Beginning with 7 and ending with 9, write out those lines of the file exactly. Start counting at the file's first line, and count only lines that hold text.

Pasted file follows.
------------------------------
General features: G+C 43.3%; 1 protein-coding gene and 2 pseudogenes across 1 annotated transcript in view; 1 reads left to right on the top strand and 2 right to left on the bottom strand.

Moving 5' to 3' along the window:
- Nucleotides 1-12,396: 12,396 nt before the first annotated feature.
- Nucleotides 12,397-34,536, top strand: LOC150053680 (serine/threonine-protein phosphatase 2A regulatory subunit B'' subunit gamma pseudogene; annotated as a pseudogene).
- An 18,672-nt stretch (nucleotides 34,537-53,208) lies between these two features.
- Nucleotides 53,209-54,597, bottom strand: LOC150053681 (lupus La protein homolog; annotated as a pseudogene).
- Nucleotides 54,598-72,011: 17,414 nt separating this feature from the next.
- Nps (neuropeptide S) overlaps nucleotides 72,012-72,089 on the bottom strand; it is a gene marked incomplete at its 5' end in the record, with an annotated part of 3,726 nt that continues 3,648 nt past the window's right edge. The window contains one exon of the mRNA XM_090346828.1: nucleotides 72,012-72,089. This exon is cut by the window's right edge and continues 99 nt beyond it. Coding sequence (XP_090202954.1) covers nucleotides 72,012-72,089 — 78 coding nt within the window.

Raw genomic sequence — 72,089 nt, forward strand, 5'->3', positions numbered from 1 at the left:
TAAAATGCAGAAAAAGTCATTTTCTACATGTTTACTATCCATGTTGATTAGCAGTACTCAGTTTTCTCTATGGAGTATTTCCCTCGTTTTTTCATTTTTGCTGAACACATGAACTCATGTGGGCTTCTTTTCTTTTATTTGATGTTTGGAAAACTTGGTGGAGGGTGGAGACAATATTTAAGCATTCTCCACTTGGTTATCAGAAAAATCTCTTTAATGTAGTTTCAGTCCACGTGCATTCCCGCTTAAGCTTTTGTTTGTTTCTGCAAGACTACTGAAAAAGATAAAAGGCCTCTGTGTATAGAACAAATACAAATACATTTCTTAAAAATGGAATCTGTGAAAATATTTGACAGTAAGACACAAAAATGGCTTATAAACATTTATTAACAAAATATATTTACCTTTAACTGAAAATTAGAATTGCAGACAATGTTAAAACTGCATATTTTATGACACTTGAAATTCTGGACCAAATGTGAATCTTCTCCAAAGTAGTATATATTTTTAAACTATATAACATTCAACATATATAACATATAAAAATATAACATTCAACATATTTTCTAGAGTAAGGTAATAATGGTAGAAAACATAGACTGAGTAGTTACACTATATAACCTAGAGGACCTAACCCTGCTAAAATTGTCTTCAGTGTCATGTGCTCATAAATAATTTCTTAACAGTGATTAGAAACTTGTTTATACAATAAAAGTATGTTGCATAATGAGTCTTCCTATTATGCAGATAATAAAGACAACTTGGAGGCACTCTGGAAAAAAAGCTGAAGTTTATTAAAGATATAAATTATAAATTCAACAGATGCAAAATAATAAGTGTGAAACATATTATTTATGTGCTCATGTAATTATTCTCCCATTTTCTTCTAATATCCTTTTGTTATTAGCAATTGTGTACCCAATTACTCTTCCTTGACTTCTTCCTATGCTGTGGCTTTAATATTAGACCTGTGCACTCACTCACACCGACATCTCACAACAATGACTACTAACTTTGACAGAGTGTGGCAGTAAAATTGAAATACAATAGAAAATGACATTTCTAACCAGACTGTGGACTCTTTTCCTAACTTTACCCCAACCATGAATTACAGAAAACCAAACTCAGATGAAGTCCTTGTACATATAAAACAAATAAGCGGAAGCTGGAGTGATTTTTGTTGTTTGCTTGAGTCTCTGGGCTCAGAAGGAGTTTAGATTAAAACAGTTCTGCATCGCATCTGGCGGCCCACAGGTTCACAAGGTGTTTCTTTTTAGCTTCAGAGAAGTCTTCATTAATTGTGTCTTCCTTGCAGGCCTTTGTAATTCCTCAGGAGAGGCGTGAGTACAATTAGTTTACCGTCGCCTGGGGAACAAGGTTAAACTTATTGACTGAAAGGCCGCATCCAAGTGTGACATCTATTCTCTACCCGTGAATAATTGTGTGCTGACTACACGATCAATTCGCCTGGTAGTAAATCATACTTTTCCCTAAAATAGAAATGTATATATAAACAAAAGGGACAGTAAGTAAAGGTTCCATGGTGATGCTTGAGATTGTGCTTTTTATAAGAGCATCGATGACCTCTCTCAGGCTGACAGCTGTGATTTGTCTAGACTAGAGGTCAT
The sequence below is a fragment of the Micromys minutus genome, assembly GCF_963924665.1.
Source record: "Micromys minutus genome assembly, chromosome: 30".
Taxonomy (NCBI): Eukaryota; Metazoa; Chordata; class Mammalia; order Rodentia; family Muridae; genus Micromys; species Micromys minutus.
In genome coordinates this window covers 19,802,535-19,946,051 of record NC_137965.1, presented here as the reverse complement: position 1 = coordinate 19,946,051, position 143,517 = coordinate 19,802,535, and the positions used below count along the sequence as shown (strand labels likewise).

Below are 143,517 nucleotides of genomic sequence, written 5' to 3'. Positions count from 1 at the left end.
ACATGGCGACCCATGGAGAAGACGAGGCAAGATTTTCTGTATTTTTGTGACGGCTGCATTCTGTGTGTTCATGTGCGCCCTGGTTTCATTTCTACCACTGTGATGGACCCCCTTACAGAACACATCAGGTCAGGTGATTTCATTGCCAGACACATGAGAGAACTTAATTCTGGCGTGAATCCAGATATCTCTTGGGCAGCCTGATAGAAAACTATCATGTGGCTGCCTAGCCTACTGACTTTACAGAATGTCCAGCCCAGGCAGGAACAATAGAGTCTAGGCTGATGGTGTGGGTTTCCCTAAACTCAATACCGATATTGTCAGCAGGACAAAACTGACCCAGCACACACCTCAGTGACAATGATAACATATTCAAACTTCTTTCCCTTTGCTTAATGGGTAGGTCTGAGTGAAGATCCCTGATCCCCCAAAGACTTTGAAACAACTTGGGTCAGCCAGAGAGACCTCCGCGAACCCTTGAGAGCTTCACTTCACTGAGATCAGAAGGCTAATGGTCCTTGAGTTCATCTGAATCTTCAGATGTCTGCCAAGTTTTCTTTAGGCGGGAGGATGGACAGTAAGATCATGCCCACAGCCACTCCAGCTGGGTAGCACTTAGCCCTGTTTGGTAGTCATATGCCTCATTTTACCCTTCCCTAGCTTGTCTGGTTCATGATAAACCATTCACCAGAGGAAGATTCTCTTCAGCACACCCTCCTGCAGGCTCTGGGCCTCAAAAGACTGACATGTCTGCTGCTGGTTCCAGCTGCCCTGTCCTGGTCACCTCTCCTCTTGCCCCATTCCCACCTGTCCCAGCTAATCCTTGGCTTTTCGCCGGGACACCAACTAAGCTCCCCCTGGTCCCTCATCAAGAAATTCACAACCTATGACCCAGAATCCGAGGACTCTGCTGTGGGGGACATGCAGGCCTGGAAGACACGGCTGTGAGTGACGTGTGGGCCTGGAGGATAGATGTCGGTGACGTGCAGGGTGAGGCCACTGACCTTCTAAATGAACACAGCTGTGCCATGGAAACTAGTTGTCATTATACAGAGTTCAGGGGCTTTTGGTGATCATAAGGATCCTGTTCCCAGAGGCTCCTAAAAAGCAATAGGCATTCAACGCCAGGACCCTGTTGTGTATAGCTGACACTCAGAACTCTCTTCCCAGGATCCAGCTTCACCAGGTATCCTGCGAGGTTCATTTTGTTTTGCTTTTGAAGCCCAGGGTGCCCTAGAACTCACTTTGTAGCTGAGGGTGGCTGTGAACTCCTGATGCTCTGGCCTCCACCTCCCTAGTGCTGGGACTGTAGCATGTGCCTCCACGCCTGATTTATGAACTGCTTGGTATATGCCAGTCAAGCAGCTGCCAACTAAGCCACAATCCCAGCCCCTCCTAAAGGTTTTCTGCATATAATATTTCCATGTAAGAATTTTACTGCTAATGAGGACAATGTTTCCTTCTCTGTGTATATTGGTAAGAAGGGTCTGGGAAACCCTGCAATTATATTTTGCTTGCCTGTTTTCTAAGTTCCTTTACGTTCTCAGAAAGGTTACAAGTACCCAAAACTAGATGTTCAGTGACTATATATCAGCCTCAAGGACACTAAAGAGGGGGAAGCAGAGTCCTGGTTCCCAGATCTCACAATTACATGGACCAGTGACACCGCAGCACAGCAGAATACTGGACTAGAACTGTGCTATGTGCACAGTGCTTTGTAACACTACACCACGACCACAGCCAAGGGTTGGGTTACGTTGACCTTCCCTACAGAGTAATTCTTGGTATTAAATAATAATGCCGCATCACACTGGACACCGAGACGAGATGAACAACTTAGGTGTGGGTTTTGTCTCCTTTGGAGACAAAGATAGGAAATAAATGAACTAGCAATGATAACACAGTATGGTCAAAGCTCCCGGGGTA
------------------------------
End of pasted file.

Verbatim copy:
- Nucleotides 54,598-72,011: 17,414 nt separating this feature from the next.
- Nps (neuropeptide S) overlaps nucleotides 72,012-72,089 on the bottom strand; it is a gene marked incomplete at its 5' end in the record, with an annotated part of 3,726 nt that continues 3,648 nt past the window's right edge. The window contains one exon of the mRNA XM_090346828.1: nucleotides 72,012-72,089. This exon is cut by the window's right edge and continues 99 nt beyond it. Coding sequence (XP_090202954.1) covers nucleotides 72,012-72,089 — 78 coding nt within the window.

Raw genomic sequence — 72,089 nt, forward strand, 5'->3', positions numbered from 1 at the left: